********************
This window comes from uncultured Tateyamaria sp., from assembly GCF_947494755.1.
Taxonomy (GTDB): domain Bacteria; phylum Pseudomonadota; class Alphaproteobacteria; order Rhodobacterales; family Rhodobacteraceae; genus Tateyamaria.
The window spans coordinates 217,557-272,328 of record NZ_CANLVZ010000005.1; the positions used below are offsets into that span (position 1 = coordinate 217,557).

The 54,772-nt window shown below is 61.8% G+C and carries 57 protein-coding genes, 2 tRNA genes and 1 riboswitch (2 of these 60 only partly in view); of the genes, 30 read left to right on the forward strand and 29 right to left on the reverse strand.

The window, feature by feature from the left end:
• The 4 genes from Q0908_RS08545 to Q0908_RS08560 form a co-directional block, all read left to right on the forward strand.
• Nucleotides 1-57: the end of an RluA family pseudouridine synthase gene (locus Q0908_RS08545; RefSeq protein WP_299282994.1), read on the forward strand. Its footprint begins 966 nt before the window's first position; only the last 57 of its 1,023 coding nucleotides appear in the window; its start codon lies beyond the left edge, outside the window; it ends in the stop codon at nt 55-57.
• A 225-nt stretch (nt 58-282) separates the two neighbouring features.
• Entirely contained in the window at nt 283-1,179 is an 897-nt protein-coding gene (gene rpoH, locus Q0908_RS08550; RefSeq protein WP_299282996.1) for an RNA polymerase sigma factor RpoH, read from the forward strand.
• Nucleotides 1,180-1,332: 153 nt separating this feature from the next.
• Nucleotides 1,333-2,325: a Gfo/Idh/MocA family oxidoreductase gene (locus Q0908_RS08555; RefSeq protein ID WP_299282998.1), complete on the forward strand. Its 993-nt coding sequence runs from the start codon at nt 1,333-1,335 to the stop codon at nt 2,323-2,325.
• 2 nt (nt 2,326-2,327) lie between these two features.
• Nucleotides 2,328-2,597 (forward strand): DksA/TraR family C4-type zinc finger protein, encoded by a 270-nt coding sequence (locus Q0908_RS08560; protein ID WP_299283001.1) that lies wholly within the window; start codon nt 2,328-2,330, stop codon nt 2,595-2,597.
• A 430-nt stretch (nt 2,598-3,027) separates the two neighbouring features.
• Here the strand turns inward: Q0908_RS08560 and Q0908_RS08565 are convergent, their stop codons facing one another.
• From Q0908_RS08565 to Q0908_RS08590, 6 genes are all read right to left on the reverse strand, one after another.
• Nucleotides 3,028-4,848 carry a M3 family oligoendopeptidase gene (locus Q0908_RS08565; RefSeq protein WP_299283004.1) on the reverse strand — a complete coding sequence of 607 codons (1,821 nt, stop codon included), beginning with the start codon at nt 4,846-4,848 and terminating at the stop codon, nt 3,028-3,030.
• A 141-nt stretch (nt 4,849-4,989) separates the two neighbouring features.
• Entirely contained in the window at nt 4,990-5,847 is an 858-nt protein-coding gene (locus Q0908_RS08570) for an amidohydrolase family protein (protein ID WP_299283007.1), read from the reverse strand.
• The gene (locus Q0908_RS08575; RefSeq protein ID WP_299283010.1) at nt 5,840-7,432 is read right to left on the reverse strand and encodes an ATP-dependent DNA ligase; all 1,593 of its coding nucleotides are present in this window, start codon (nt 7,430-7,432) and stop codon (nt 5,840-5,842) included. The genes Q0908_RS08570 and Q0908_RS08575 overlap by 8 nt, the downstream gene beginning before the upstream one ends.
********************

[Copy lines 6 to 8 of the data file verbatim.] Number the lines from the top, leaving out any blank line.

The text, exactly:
• The 4 genes from Q0908_RS08545 to Q0908_RS08560 form a co-directional block, all read left to right on the forward strand.
• Nucleotides 1-57: the end of an RluA family pseudouridine synthase gene (locus Q0908_RS08545; RefSeq protein WP_299282994.1), read on the forward strand. Its footprint begins 966 nt before the window's first position; only the last 57 of its 1,023 coding nucleotides appear in the window; its start codon lies beyond the left edge, outside the window; it ends in the stop codon at nt 55-57.
• A 225-nt stretch (nt 58-282) separates the two neighbouring features.